Thursday, November 18, 2010

More Integrated Research--and Art!

How would it be to integrate visual arts, computer science, and cell biology? Sound like a strange combination? A recent video posted by the New York Times, "Animators of Life", not only reports on the amazing new animated films showing life in action at the level of proteins and DNA molecules, but also interviews the professional cell biologists who have begun to dedicate themselves to animating life as an instructional tool and a new art form. There is even an ongoing academic program at Harvard, the BioVisions program, that combines the different disciplinary instructions needed to become a microbiological animator. One cell biologist in the program talks about going to Hollywood for coursework in animation. Thus, synthetic worlds, including cyber worlds, are now modeling the real worlds of your cells. Check it out and consider the dizzying possibilities.

Thursday, October 7, 2010

Interdisciplinary Research


Scientists and Soldiers Solve a Bee Mystery

Mike Albans for The New York Times
Members of a joint United States Army-University of Montana research team that located a virus that is possibly collapsing honeybee colonies scanning a healthy hive near Missoula, Mont.
Mike Albans for The New York Times
Honeybees inside a healthy hive near Missoua, Mont.
Since 2006, 20 to 40 percent of the bee colonies in the United States alone have suffered “colony collapse.” Suspected culprits ranged from pesticides to genetically modified food.
Now, a unique partnership — of military scientists and entomologists — appears to have achieved a major breakthrough: identifying a new suspect, or two.
A fungus tag-teaming with a virus have apparently interacted to cause the problem, according to a paper by Army scientists in Maryland and bee experts in Montana inthe online science journal PLoS One.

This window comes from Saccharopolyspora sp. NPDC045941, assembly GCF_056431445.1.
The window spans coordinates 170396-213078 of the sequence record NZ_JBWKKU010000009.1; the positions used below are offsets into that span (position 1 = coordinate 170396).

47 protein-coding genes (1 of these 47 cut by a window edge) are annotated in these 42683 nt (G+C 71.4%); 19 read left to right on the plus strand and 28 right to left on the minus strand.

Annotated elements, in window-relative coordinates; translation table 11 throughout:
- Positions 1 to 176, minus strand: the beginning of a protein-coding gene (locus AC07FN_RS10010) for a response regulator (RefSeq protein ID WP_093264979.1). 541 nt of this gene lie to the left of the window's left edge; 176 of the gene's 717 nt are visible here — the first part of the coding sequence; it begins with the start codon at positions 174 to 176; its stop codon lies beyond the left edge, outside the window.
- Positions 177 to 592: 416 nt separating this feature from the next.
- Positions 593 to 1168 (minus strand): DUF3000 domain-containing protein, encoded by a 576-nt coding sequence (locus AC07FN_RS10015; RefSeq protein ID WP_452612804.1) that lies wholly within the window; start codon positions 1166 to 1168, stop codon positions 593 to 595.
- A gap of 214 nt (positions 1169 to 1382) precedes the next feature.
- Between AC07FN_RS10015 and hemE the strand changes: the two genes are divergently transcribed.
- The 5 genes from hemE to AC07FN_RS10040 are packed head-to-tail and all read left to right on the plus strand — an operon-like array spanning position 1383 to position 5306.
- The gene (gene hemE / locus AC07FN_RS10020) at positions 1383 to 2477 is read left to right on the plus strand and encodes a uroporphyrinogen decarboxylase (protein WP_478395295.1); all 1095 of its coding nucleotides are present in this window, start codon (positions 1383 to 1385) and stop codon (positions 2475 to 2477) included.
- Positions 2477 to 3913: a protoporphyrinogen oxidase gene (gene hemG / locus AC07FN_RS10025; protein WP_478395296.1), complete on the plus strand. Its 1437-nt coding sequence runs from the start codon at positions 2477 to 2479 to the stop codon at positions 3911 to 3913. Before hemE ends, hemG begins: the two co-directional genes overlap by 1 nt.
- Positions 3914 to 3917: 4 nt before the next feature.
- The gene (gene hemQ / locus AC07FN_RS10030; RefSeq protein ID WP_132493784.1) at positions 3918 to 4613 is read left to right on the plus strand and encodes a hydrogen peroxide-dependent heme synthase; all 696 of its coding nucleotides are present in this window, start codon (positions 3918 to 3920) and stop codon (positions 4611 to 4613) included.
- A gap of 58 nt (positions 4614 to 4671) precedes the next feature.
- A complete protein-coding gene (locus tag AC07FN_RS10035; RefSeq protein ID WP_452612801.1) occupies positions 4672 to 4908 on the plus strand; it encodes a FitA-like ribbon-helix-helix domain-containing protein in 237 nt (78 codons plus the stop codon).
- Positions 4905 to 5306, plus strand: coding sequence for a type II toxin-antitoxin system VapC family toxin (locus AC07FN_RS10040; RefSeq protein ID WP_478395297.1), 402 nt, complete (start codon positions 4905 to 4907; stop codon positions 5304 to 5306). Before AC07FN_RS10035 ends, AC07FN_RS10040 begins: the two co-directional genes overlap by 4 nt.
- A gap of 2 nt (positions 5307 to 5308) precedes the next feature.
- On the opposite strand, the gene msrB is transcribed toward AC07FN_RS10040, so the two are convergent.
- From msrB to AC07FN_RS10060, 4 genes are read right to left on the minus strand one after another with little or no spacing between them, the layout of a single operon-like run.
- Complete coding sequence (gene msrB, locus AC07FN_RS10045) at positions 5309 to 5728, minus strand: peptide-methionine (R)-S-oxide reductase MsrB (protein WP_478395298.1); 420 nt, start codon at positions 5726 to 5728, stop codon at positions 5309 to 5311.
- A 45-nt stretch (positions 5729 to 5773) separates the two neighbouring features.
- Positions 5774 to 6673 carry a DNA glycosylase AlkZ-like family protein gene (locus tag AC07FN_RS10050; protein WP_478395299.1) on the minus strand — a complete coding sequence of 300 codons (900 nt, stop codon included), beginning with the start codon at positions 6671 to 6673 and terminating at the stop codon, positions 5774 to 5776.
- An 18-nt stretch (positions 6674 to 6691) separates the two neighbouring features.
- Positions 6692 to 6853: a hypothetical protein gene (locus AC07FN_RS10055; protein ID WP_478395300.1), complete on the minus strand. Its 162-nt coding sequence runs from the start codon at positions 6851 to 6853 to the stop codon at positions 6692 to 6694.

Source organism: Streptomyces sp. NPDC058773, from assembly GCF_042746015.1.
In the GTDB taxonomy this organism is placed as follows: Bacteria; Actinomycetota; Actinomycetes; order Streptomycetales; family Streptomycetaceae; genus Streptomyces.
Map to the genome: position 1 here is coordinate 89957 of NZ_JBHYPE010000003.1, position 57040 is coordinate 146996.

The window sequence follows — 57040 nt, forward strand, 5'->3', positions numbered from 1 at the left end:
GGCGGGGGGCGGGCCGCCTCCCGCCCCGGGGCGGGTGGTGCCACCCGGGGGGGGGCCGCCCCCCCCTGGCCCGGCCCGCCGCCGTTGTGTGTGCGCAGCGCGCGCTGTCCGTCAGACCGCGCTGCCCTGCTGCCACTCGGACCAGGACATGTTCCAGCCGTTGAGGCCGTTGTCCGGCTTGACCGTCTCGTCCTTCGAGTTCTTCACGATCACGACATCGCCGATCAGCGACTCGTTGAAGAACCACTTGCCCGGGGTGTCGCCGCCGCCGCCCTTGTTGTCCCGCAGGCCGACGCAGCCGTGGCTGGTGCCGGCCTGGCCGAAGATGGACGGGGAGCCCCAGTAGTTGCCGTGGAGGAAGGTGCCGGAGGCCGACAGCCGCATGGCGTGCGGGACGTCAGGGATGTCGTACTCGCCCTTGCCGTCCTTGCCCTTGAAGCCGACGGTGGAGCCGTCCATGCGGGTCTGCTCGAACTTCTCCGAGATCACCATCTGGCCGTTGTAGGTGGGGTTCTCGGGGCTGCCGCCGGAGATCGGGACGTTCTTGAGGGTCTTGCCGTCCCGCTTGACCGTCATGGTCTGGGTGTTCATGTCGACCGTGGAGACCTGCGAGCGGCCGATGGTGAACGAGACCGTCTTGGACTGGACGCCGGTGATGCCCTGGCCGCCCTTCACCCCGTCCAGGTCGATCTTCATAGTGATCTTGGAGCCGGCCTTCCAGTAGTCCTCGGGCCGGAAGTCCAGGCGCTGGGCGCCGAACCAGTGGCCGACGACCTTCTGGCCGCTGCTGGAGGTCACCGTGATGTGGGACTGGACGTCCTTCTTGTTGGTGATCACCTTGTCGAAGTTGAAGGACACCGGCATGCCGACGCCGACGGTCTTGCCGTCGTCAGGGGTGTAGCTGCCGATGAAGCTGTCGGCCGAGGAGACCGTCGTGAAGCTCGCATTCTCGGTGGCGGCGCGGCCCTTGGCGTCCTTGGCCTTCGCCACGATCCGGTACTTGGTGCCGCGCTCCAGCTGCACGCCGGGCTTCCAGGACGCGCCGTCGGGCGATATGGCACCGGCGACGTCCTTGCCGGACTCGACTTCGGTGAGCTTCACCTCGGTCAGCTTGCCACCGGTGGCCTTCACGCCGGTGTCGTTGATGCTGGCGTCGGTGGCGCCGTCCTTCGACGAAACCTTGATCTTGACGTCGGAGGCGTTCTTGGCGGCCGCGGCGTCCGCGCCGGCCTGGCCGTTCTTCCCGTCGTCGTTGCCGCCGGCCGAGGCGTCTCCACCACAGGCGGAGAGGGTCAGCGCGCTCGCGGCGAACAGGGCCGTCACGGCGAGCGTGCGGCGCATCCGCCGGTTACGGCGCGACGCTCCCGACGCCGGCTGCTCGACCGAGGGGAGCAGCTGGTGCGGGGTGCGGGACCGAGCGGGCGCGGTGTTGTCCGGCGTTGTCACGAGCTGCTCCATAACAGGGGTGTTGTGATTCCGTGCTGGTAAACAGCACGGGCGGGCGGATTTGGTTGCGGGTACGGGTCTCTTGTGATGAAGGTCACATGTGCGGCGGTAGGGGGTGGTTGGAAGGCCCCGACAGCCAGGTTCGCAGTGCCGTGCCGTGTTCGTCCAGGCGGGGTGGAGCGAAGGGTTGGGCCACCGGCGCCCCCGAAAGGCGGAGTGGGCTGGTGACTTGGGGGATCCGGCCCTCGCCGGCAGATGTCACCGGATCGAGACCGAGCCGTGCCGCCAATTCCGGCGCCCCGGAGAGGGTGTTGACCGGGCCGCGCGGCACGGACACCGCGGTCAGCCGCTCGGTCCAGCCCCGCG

Exactly how that combination kills bees remains uncertain, the scientists said — a subject for the next round of research. But there are solid clues: both the virus and the fungus proliferate in cool, damp weather, and both do their dirty work in the bee gut, suggesting that insect nutrition is somehow compromised.
Liaisons between the military and academia are nothing new, of course. World War II, perhaps the most profound example, ended in an atomic strike on Japan in 1945 largely on the shoulders of scientist-soldiers in the Manhattan Project. And a group of scientists led by Jerry Bromenshenk of the University of Montana in Missoula has researched bee-related applications for the military in the past — developing, for example, a way to use honeybees in detecting land mines.
But researchers on both sides say that colony collapse may be the first time that the defense machinery of the post-Sept. 11 Homeland Security Department and academia have teamed up to address a problem that both sides say they might never have solved on their own.
“Together we could look at things nobody else was looking at,” said Colin Henderson, an associate professor at the University of Montana’s College of Technology and a member of Dr. Bromenshenk’s “Bee Alert” team.
........for the rest of the article, click HERE

Friday, April 16, 2010

Alan Clarke on Interdisciplinary Work

Although he claims to be a Luddite and thus unwilling/unable to post to our blog (not to mention Wikkipedia), Alan Clarke has written the following as part of a book proposal he is sending around to prospective publishers.


I post it on his behalf.

This Proposal Adopts a Broad Interdisciplinary Perspective Which Should Attract Interest in the United States and in Europe and Canada